Miss Violet

  13. Thanks to all who offered their insights, and the detail offered by Reg & Miss Violet & Brock from your first-hand experiences.

    My wife and I are looking for a place far removed from our life here in the DC area, and Wyoming is in the mix. The only thing it lacks for me is access to open water - I was raised on the Chesapeake. But that is the only drawback I see. We'd probably look toward the mountains for the snow and wildlife.

    Wyoming's Firearms Freedom Act is also stronger than that of Montana and other states.

    Reg: Good luck with your move, and thanks again to all.


  14. Wyoming sounds good to me. I've been joking for years that I'm ready to move up to the mountains and whittle little Lord Of The Rings figurines and come down once a year to sell them to tourists. I don't think the wife would go for the cold, but I could adapt...first by getting rid of her...then learning how to whittle little Lord Of The Rings figurines!

  15. Sam,

    Boysen State Park between Riverton and Thermopolis has a lake (reservoir) about fifteen miles long by about five miles wide at its widest point. Not the Chesapeake, but big enough for sailing and for getting away from people, not that there are any crowds out there to start with. The wind blows, and my wife and I will likely get another daysailer (with a reefing main) if we end up near there - and if the center holds. Check it out on mapquest.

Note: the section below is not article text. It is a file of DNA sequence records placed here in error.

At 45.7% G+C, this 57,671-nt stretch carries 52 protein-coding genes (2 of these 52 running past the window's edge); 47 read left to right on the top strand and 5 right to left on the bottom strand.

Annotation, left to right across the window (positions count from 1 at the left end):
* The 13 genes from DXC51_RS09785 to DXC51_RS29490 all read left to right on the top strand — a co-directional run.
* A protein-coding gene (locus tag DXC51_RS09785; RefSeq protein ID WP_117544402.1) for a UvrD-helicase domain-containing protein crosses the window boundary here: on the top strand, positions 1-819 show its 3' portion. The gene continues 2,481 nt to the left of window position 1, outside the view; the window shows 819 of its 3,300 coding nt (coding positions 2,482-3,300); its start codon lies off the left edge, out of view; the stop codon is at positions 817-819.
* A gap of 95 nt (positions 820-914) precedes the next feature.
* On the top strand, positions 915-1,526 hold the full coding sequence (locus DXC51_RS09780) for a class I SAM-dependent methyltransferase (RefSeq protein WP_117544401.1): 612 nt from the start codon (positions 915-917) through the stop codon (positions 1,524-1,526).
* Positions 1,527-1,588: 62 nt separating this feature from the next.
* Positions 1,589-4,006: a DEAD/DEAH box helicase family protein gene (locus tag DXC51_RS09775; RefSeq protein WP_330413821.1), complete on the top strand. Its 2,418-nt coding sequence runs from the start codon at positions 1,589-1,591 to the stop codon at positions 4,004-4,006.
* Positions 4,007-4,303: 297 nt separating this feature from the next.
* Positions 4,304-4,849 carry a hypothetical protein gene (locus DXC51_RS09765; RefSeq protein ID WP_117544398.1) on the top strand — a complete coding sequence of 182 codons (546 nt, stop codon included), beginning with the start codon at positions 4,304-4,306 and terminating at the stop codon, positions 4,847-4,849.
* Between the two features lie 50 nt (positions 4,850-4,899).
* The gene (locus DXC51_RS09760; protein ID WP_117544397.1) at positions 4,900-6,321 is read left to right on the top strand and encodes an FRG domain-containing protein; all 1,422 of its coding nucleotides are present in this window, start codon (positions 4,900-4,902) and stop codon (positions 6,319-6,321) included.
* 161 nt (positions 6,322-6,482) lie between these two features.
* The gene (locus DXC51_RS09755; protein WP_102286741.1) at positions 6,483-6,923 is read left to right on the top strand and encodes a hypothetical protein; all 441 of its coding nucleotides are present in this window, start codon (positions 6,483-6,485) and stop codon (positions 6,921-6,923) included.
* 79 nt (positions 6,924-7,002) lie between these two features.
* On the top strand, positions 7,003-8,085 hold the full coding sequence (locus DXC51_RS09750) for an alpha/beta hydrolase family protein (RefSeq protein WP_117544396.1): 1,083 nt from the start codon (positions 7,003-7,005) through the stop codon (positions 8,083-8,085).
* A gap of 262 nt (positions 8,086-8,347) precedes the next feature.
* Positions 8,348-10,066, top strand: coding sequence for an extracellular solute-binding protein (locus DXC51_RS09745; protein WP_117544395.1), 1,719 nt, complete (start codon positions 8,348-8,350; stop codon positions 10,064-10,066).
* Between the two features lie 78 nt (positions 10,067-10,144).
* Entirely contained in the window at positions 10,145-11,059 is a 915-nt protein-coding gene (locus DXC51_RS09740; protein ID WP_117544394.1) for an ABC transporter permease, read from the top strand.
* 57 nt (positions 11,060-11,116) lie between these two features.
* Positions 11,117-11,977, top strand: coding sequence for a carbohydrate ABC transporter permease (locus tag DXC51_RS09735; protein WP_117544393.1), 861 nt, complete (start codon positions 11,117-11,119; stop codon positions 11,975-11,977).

No blue crab, though ;-)

  16. But be prepared...it is not going to be pretty. Unless it is a creek running through the mountains, Wyoming's water usually is rocks and sagebrush right up to the water. If you can live with that you'll be okay. I'm spoiled as I have all of north Idaho to look at, but I admit, I sometimes miss the wide open country, but this is some of the prettiest country I've ever lived in.
    Miss Violet

  17. Northern Idaho is indeed pretty country, but from what I've heard from folks like William Grigg and others is that law enforcement can be a bit on the nasty side in many parts of Idaho. I had once considered it for a home, but decided Montana and Wyoming _appeared_ to be a little more free, at least as far as the Sheriffs and town cops are concerned, as well as the CCW laws in MT and WY. Due to the great tax structure in Wyo, I've decided to give them a try.

    I did enjoy Western Montana, though, down around Hamilton and up around Thompson Falls.